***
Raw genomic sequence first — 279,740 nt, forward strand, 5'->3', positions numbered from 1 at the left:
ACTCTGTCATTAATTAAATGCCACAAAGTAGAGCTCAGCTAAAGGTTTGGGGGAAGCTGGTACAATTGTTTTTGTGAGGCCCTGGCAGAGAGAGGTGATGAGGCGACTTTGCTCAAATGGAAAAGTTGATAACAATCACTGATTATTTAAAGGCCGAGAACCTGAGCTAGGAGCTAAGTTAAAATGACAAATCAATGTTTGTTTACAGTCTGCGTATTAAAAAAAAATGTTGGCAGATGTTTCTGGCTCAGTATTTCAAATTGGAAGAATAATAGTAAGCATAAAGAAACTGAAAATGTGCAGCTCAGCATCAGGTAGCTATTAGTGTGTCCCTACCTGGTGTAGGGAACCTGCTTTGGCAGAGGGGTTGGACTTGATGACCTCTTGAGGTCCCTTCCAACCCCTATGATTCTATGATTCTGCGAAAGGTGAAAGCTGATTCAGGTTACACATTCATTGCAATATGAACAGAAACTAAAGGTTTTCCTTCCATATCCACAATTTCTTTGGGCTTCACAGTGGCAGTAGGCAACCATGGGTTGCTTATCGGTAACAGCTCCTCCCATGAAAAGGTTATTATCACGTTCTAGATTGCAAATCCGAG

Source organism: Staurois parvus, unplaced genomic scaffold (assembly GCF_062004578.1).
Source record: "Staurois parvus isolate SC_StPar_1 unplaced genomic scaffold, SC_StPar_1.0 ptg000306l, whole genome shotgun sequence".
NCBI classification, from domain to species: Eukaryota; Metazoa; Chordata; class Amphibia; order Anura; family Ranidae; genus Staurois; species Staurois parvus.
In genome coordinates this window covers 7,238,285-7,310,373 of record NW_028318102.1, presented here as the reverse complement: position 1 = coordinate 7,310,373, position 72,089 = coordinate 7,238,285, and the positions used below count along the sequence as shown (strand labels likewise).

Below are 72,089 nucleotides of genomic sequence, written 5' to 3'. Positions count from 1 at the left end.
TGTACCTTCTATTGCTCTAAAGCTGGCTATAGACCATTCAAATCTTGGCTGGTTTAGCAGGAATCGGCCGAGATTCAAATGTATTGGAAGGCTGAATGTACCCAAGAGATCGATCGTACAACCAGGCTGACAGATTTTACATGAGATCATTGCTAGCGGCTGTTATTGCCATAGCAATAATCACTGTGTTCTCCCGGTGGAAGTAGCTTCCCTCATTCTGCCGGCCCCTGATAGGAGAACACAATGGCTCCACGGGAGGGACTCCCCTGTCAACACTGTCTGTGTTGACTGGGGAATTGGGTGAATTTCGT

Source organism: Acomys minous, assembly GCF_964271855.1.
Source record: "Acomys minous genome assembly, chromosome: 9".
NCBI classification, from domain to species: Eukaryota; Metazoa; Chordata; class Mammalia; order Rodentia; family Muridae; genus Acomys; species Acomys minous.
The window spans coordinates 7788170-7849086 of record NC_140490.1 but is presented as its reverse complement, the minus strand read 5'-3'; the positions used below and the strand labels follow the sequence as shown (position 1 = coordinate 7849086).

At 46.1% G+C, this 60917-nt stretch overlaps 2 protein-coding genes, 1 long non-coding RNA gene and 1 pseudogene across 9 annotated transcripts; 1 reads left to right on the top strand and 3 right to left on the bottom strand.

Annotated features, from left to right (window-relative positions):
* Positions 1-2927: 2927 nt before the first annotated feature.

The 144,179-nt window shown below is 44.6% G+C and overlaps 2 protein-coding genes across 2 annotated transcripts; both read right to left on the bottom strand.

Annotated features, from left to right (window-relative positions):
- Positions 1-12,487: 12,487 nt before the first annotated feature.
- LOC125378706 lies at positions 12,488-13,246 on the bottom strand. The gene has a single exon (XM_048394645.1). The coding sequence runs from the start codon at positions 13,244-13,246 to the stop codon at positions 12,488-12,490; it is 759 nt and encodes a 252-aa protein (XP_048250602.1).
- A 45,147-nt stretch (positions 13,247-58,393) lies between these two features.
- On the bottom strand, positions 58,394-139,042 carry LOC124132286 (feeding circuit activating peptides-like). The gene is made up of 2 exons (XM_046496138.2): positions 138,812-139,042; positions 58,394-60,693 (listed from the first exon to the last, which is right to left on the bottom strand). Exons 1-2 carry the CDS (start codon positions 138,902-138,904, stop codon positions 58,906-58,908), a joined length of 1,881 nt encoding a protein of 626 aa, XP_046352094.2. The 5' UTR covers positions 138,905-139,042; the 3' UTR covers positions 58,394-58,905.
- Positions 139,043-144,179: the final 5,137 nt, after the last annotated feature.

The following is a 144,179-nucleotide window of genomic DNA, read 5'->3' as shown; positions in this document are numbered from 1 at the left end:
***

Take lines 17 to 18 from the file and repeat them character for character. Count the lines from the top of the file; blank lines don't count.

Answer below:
Annotated features, from left to right (window-relative positions):
- Positions 1-12,487: 12,487 nt before the first annotated feature.